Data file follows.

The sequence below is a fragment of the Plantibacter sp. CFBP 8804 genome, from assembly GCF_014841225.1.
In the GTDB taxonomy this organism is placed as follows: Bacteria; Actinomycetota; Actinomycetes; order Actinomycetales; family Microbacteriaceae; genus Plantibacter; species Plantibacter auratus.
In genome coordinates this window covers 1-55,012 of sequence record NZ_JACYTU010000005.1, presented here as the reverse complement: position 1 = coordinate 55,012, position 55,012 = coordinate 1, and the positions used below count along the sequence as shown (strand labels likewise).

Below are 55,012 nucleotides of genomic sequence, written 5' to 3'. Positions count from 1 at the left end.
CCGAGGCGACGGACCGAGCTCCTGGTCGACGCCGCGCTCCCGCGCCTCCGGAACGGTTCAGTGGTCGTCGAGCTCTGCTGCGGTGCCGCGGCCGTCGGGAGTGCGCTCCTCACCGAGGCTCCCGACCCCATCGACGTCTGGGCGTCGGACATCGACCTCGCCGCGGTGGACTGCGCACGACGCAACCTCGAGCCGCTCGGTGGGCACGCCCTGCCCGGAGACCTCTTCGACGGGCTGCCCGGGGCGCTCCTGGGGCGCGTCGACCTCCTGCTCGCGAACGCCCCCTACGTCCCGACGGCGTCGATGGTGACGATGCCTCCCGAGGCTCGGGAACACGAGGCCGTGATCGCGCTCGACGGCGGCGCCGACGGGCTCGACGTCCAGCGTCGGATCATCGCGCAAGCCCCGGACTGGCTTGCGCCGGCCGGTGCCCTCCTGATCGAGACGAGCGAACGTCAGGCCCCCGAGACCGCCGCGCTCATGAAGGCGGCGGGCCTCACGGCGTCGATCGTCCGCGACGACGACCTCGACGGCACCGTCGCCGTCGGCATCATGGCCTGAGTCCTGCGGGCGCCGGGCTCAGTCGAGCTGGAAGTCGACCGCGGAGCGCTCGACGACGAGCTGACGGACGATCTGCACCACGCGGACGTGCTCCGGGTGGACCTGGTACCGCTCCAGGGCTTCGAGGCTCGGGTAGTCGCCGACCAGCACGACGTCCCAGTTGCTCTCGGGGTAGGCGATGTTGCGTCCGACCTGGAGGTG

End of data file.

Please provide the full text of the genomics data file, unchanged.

The sequence below is a fragment of the Plantibacter sp. CFBP 8804 genome, from assembly GCF_014841225.1.
In the GTDB taxonomy this organism is placed as follows: Bacteria; Actinomycetota; Actinomycetes; order Actinomycetales; family Microbacteriaceae; genus Plantibacter; species Plantibacter auratus.
In genome coordinates this window covers 1-55,012 of sequence record NZ_JACYTU010000005.1, presented here as the reverse complement: position 1 = coordinate 55,012, position 55,012 = coordinate 1, and the positions used below count along the sequence as shown (strand labels likewise).

Below are 55,012 nucleotides of genomic sequence, written 5' to 3'. Positions count from 1 at the left end.
CCGAGGCGACGGACCGAGCTCCTGGTCGACGCCGCGCTCCCGCGCCTCCGGAACGGTTCAGTGGTCGTCGAGCTCTGCTGCGGTGCCGCGGCCGTCGGGAGTGCGCTCCTCACCGAGGCTCCCGACCCCATCGACGTCTGGGCGTCGGACATCGACCTCGCCGCGGTGGACTGCGCACGACGCAACCTCGAGCCGCTCGGTGGGCACGCCCTGCCCGGAGACCTCTTCGACGGGCTGCCCGGGGCGCTCCTGGGGCGCGTCGACCTCCTGCTCGCGAACGCCCCCTACGTCCCGACGGCGTCGATGGTGACGATGCCTCCCGAGGCTCGGGAACACGAGGCCGTGATCGCGCTCGACGGCGGCGCCGACGGGCTCGACGTCCAGCGTCGGATCATCGCGCAAGCCCCGGACTGGCTTGCGCCGGCCGGTGCCCTCCTGATCGAGACGAGCGAACGTCAGGCCCCCGAGACCGCCGCGCTCATGAAGGCGGCGGGCCTCACGGCGTCGATCGTCCGCGACGACGACCTCGACGGCACCGTCGCCGTCGGCATCATGGCCTGAGTCCTGCGGGCGCCGGGCTCAGTCGAGCTGGAAGTCGACCGCGGAGCGCTCGACGACGAGCTGACGGACGATCTGCACCACGCGGACGTGCTCCGGGTGGACCTGGTACCGCTCCAGGGCTTCGAGGCTCGGGTAGTCGCCGACCAGCACGACGTCCCAGTTGCTCTCGGGGTAGGCGATGTTGCGTCCGACCTGGAGGTG